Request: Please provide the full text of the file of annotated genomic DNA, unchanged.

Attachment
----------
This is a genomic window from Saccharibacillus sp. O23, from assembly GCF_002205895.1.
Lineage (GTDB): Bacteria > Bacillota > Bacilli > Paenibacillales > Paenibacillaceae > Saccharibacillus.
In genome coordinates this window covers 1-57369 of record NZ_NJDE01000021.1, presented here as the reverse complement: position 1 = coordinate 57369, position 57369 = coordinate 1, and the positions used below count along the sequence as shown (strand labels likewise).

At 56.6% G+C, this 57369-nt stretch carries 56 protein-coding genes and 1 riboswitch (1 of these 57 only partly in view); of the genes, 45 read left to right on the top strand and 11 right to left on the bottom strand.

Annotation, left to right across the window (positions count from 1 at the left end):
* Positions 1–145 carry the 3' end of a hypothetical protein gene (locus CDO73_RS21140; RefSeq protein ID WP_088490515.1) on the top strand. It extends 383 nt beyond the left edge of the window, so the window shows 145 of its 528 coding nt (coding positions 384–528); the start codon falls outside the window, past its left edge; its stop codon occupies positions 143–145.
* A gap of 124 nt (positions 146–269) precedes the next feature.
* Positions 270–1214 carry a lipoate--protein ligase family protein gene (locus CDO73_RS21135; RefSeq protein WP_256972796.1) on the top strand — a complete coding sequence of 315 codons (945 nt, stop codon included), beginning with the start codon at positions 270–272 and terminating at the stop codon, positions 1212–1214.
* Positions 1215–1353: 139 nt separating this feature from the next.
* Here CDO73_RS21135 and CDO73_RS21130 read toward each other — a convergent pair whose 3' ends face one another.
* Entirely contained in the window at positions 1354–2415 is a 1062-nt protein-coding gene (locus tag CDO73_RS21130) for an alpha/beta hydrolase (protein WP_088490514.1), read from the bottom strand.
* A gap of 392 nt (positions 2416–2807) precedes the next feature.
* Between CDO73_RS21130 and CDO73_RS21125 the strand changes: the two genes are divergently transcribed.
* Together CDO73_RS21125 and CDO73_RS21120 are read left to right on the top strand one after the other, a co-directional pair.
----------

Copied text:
This is a genomic window from Saccharibacillus sp. O23, from assembly GCF_002205895.1.
Lineage (GTDB): Bacteria > Bacillota > Bacilli > Paenibacillales > Paenibacillaceae > Saccharibacillus.
In genome coordinates this window covers 1-57369 of record NZ_NJDE01000021.1, presented here as the reverse complement: position 1 = coordinate 57369, position 57369 = coordinate 1, and the positions used below count along the sequence as shown (strand labels likewise).

At 56.6% G+C, this 57369-nt stretch carries 56 protein-coding genes and 1 riboswitch (1 of these 57 only partly in view); of the genes, 45 read left to right on the top strand and 11 right to left on the bottom strand.

Annotation, left to right across the window (positions count from 1 at the left end):
* Positions 1–145 carry the 3' end of a hypothetical protein gene (locus CDO73_RS21140; RefSeq protein ID WP_088490515.1) on the top strand. It extends 383 nt beyond the left edge of the window, so the window shows 145 of its 528 coding nt (coding positions 384–528); the start codon falls outside the window, past its left edge; its stop codon occupies positions 143–145.
* A gap of 124 nt (positions 146–269) precedes the next feature.
* Positions 270–1214 carry a lipoate--protein ligase family protein gene (locus CDO73_RS21135; RefSeq protein WP_256972796.1) on the top strand — a complete coding sequence of 315 codons (945 nt, stop codon included), beginning with the start codon at positions 270–272 and terminating at the stop codon, positions 1212–1214.
* Positions 1215–1353: 139 nt separating this feature from the next.
* Here CDO73_RS21135 and CDO73_RS21130 read toward each other — a convergent pair whose 3' ends face one another.
* Entirely contained in the window at positions 1354–2415 is a 1062-nt protein-coding gene (locus tag CDO73_RS21130) for an alpha/beta hydrolase (protein WP_088490514.1), read from the bottom strand.
* A gap of 392 nt (positions 2416–2807) precedes the next feature.
* Between CDO73_RS21130 and CDO73_RS21125 the strand changes: the two genes are divergently transcribed.
* Together CDO73_RS21125 and CDO73_RS21120 are read left to right on the top strand one after the other, a co-directional pair.